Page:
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Monday, March 28, 2022

My Life as a Turtle by Bea Tifton


I'm filling in for the lovely and talented Beth Trissel.

I’ve always been shy. When I was a child, I was painfully shy. And painful it was. Like hate-seeking missiles, the bullies found me every time. I would hang back at times, sort of wanting to do something but really not wanting to call attention to myself.

My well meaning mother made me go to a dance at church one night, and during the dance, one girl took the microphone and started singing along with Blondie. My affable but dim youth sponsor said, “Don’t you wish you could be more like her? Don’t you wish you were popular? You should be more like that.” No and no. He did teach me to dance, though.

I was in several choirs along the way. I always loved to sing. When I was singing, something happened.

The sheer joy of creating music overrode my often crippling shyness.  Singing took my full concentration and I lost myself in it. In high school I also took drama, and it was the same thing. I just lost myself in the roles during class and the few times I appeared on stage.  

When I became a teacher, I knew I had to do something. I would have to talk to the students and, gulp, their parents, without hesitation.   So, I drew upon my drama experience. I assumed the role of a fourth grade teacher. It worked. Teaching was like singing. It took my full concentration so I forgot to be shy.  I became able to chit chat with parents. I still had trouble in social situations, though. But I would draw upon my inner star. I have a wry, but often silly sense of humor, and I was able to make people laugh. I love telling stories, of course, so I was able to do so as well. I don’t mean I was being fake.  I just had to use the technique to get me started. I was actually being myself as I was to my friends all along. 

I had one particularly obtuse fellow teacher on one of my teaching teams. She was a former cheerleader, loud and attention seeking, and not particularly empathetic or sympathetic. Blond and blue eyed, busty and well dressed. But um, not very nice. I couldn’t stand her. Since we had to work together, I was pleasant and patient with her. I truly don’t think she ever realized how I really felt. We got along well enough.  Once when we were having a meeting after school, I said something that made the other teachers laugh. She said loudly, “Oh, look. That’s great. Bea’s coming out of her shell.”  Ugh! I remember thinking, What am I, a turtle?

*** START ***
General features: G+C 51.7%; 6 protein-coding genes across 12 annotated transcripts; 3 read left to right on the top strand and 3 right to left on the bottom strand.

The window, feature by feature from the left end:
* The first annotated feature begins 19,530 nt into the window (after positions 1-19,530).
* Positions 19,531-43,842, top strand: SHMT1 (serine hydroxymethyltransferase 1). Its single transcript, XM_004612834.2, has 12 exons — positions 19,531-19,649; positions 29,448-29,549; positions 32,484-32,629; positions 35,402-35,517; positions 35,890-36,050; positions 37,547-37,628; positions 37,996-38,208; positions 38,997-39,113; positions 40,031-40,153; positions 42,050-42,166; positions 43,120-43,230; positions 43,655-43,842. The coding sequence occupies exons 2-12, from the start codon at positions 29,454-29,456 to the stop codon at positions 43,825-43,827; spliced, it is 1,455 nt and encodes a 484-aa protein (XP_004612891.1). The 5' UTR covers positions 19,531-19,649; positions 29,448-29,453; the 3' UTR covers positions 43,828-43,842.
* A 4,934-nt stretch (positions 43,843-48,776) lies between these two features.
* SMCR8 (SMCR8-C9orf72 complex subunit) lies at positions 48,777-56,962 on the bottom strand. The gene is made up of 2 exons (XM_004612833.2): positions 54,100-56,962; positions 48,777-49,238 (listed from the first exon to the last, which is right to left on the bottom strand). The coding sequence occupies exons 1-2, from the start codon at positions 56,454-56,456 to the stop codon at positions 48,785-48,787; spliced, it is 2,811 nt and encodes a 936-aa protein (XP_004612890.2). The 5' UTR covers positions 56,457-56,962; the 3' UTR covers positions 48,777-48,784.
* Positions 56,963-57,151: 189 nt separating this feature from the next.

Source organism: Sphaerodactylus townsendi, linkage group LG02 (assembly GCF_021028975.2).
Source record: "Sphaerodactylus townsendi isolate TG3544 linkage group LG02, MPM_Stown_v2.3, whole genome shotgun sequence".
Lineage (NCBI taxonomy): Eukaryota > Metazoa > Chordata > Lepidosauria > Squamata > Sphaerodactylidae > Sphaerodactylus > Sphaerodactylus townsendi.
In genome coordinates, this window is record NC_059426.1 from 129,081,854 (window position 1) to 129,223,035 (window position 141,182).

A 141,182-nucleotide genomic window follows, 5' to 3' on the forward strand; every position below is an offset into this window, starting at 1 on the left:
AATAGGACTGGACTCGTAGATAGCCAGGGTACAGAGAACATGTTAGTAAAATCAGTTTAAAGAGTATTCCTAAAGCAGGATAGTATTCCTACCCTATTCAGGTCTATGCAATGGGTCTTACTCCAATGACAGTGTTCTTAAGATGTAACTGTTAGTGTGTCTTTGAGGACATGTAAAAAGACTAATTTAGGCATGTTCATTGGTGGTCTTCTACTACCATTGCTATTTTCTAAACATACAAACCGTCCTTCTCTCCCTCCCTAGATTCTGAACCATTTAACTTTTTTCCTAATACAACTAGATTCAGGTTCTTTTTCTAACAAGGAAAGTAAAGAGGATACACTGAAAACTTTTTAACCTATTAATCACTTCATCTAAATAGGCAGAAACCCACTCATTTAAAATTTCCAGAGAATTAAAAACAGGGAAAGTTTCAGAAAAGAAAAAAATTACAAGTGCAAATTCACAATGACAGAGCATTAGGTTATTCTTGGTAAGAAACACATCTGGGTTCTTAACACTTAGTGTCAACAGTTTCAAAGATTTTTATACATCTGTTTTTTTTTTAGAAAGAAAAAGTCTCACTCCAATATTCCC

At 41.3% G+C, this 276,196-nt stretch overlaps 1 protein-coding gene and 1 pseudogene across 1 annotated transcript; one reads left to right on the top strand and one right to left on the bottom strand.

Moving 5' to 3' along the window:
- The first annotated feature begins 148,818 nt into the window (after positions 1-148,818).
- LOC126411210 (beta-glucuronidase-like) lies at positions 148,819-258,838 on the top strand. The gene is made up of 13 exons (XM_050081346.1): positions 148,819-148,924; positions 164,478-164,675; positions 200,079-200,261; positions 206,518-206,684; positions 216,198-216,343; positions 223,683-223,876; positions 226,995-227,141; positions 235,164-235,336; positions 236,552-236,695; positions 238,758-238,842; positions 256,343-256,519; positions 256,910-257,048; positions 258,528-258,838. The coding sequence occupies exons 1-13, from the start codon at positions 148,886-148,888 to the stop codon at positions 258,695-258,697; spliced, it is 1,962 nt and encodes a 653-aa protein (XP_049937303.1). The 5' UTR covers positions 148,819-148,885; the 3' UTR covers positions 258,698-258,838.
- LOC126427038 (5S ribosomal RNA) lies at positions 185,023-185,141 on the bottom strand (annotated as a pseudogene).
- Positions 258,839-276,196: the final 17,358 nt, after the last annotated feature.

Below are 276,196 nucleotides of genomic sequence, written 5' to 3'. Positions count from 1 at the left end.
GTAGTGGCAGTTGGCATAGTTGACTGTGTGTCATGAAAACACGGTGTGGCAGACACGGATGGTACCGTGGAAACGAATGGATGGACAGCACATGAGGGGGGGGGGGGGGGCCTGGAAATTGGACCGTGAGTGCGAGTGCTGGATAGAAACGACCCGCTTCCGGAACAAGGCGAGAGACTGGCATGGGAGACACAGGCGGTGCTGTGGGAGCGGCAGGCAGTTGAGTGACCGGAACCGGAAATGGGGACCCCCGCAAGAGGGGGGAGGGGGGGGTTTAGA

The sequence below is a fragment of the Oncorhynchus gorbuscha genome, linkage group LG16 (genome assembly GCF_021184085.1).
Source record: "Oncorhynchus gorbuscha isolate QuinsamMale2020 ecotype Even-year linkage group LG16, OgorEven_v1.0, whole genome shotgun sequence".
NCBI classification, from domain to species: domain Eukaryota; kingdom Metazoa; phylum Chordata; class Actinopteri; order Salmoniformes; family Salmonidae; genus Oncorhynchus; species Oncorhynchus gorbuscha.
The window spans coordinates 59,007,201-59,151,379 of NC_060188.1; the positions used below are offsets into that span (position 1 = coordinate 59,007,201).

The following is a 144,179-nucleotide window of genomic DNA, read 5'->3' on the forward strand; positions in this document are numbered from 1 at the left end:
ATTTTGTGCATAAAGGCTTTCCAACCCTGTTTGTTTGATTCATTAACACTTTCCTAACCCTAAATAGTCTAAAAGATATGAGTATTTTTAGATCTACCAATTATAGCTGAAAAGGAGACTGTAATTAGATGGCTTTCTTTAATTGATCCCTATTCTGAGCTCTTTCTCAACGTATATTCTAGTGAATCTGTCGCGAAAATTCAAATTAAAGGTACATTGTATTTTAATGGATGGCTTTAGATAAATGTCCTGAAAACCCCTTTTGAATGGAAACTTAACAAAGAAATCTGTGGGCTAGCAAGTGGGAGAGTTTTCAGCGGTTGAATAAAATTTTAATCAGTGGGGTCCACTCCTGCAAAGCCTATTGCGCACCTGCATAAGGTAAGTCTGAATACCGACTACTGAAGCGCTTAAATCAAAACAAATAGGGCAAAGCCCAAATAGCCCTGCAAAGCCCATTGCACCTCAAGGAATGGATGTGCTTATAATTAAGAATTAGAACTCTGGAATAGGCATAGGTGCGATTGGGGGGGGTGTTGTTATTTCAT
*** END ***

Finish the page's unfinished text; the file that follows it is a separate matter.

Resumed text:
Sometimes, shyness is mistaken for snobbery. Years ago, many psychologists thought that shy people were selfish. Not sure how they got that, but okay. One theorist proposed that being shy was actually in itself an attention seeking behavior. That seems counterintuitive, but common sense is not a flower that grows in everyone's garden. Now researchers have discovered what they believe to be a shyness gene. It's like having hazel eyes instead of blue, part of a person's genetic makeup. 

I’ve known so many shy people who were wonderful once I got to know them. Many brilliant performers are shy in their personal lives. There’s no reason to pity shy people, or to underestimate them. For one thing, since we listen rather than talking all the time, we know many different things.

 I have a great life, full of volunteer opportunities to help the homeless, a passion of mine, trips to the museums in my city, and other activities with friends who laugh at my jokes and never thought I had a shell in the first place. If you see someone hanging at the fringes of the conversation or hesitating, reach out and be patient.  Just don’t call them a turtle.

 Photo credits: 

Child Reading: Mikhail Nilov
Disco Ball: NEOSiAM 2021
Turtle: David Dibert
Hazel Eyes: Craig Adderley
Little Girl Dancing With Little Boy: Public Domain


  1. Sometimes it's hard to recognize shyness, and subsequently hard not to be hurt by what feels like a shy person's disdain. I enjoyed your post. It's very thought-provoking. I'm somewhere between you and the "obtuse fellow teacher" on the scale. I suppose none of us are as comfortable or as accepting as we should be.

  2. I was painfully shy as a small child. Later, I was able to hide it most of the time. More than one person has told me they thought I was a snob until they got to know me. It's a trait that's often mistaken as something else. Good post!


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